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      Biodiversity‐mediated effects on ecosystem functioning depend on the type and intensity of environmental disturbances

      1 , 2 , 3 , 4 , 1 , 1 , 1 , 5

      Oikos

      Wiley

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          Most cited references 31

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          A framework for community interactions under climate change.

          Predicting the impacts of climate change on species is one of the biggest challenges that ecologists face. Predictions routinely focus on the direct effects of climate change on individual species, yet interactions between species can strongly influence how climate change affects organisms at every scale by altering their individual fitness, geographic ranges and the structure and dynamics of their community. Failure to incorporate these interactions limits the ability to predict responses of species to climate change. We propose a framework based on ideas from global-change biology, community ecology, and invasion biology that uses community modules to assess how species interactions shape responses to climate change. Copyright (c) 2010 Elsevier Ltd. All rights reserved.
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            Biodiversity in a complex world: consolidation and progress in functional biodiversity research.

            The global decline of biodiversity caused by human domination of ecosystems worldwide is supposed to alter important process rates and state variables in these ecosystems. However, there is considerable debate on the prevalence and importance of biodiversity effects on ecosystem function (BDEF). Here, we argue that much of the debate stems from two major shortcomings. First, most studies do not directly link the traits leading to increased or decreased function to the traits needed for species coexistence and dominance. We argue that implementing a trait-based approach and broadening the perception of diversity to include trait dissimilarity or trait divergence will result in more realistic predictions on the consequences of altered biodiversity. Second, the empirical and theoretical studies do not reflect the complexity of natural ecosystems, which makes it difficult to transfer the results to natural situations of species loss. We review how different aspects of complexity (trophic structure, multifunctionality, spatial or temporal heterogeneity, and spatial population dynamics) alter our perception of BDEF. We propose future research avenues concisely testing whether acknowledging this complexity will strengthen the observed biodiversity effects. Finally, we propose that a major future task is to disentangle biodiversity effects on ecosystem function from direct changes in function due to human alterations of abiotic constraints.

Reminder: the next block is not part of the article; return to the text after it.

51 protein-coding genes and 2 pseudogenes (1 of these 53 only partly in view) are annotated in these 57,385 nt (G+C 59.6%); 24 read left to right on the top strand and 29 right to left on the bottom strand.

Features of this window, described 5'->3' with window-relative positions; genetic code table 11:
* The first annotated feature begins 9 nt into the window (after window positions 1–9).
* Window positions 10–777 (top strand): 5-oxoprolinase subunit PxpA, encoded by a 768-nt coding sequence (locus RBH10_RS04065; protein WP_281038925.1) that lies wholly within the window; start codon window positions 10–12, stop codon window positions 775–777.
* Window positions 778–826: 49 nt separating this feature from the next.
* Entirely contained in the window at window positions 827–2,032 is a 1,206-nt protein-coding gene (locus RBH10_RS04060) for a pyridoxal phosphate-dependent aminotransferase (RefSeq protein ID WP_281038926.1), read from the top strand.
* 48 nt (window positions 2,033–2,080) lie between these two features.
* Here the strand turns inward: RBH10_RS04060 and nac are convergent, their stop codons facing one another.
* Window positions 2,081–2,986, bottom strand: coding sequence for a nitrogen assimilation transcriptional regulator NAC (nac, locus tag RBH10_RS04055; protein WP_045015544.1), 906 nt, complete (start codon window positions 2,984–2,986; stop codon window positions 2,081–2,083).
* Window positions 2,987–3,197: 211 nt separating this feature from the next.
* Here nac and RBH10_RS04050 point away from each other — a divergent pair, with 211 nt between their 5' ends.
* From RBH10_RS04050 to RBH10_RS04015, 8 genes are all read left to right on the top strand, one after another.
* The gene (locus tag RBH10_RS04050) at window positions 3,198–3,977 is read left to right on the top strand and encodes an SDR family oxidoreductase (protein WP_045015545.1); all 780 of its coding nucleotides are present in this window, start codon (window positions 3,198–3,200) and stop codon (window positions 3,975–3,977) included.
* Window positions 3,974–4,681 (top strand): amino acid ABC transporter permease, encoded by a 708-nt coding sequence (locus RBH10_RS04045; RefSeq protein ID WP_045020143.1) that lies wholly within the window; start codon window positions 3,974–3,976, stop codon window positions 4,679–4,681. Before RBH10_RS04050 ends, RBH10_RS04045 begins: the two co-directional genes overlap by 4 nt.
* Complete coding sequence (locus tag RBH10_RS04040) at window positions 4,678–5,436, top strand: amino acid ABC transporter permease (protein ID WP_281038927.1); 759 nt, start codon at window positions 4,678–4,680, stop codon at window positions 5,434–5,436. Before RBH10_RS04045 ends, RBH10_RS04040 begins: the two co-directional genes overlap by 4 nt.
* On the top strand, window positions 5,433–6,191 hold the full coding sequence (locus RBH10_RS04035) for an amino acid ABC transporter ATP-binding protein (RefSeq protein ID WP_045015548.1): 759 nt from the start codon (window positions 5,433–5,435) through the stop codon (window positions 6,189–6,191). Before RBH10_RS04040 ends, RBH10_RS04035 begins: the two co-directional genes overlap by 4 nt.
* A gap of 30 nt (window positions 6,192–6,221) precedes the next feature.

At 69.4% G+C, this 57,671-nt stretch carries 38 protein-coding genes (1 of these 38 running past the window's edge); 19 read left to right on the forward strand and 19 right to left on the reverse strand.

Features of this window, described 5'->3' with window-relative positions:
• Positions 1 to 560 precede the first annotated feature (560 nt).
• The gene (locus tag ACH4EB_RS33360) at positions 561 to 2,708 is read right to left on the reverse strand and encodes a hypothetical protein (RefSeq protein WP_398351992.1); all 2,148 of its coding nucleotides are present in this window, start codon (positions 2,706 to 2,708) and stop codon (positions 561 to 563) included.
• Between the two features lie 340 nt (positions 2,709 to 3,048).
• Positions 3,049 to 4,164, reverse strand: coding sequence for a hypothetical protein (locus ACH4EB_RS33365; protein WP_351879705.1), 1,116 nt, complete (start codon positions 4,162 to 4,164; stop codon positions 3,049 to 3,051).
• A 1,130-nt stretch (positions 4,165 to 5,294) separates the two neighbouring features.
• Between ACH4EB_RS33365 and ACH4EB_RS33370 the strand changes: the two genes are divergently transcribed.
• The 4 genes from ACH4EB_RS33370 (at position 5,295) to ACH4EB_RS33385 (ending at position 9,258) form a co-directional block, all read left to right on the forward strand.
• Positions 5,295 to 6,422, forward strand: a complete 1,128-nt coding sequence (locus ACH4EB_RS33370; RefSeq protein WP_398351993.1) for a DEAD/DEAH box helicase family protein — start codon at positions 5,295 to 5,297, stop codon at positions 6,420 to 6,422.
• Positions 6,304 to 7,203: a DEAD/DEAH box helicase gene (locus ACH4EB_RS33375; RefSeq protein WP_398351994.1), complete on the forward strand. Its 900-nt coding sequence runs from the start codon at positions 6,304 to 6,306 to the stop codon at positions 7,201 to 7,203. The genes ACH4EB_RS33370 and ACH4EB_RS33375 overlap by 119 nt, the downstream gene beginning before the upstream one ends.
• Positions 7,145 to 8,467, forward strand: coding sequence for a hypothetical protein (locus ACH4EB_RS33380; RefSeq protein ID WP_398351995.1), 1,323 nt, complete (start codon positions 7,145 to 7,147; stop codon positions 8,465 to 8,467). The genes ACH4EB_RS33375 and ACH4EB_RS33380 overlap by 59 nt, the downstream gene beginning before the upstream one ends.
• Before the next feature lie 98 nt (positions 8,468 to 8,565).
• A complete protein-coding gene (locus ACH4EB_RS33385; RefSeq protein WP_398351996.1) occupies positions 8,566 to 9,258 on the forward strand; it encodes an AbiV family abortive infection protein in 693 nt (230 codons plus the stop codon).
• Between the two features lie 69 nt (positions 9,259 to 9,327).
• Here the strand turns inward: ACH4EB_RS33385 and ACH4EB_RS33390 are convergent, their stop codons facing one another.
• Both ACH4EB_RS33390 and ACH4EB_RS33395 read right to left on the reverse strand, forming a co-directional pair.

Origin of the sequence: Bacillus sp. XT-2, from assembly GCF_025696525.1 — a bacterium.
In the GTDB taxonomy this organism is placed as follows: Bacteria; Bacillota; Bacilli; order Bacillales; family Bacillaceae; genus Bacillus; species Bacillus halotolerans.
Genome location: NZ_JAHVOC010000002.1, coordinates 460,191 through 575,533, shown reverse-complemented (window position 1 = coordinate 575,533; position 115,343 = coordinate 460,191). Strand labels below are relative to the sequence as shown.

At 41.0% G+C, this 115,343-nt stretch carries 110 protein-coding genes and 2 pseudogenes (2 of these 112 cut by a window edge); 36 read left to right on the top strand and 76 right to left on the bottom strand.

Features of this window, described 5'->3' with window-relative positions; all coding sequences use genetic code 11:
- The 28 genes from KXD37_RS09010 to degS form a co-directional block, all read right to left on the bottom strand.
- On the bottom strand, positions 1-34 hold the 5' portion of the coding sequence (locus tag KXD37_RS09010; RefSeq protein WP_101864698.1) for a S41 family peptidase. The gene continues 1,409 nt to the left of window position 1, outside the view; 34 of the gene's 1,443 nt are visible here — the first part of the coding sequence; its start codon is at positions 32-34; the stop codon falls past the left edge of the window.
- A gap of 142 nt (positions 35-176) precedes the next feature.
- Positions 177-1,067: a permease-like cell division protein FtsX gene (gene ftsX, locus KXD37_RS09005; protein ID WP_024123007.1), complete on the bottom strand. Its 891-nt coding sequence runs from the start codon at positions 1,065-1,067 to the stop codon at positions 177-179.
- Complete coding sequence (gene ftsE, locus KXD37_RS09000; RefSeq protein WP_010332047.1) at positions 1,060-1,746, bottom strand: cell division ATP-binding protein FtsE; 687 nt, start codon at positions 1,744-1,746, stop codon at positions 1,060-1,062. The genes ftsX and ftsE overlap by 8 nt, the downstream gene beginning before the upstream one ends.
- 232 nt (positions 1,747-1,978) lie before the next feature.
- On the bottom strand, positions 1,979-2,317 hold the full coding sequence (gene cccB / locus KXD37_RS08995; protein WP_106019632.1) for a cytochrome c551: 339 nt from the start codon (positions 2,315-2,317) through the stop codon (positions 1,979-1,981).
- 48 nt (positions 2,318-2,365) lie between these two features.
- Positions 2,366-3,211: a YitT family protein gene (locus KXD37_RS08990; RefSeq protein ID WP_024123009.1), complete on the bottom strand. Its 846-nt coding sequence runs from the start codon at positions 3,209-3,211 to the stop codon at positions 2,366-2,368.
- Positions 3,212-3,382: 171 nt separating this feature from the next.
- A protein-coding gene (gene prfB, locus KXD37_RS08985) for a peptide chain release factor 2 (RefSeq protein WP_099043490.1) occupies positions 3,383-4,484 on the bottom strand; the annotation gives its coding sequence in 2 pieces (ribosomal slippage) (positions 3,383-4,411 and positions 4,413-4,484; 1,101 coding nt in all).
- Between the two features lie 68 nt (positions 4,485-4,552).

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              Microcosm Experiments have Limited Relevance for Community and Ecosystem Ecology

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                Author and article information

                Contributors
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                Journal
                Oikos
                Oikos
                Wiley
                0030-1299
                1600-0706
                December 20 2019
                March 2020
                January 22 2020
                March 2020
                : 129
                : 3
                : 433-443
                Affiliations
                [1 ]Depto de Ecologia, Instituto de Biologia, Univ. Federal do Rio de Janeiro Rio de Janeiro RJ Brazil
                [2 ]Int. Inst. for Sustainability Rio de Janeiro RJ Brazil
                [3 ]Univ. do Estado do Rio de Janeiro, IBRAG, Depto de Ecologia Rio de Janeiro RJ Brasil
                [4 ]Fundação Brasileira para o Desenvolvimento Sustentável Rio de Janeiro RJ Brazil
                [5 ]Brazilian Research Network on Climate Change – Rede Clima, Instituto Nacional de Pesquisas Espaciais São José dos Campos SP Brazil
                Article
                10.1111/oik.06768
                © 2020

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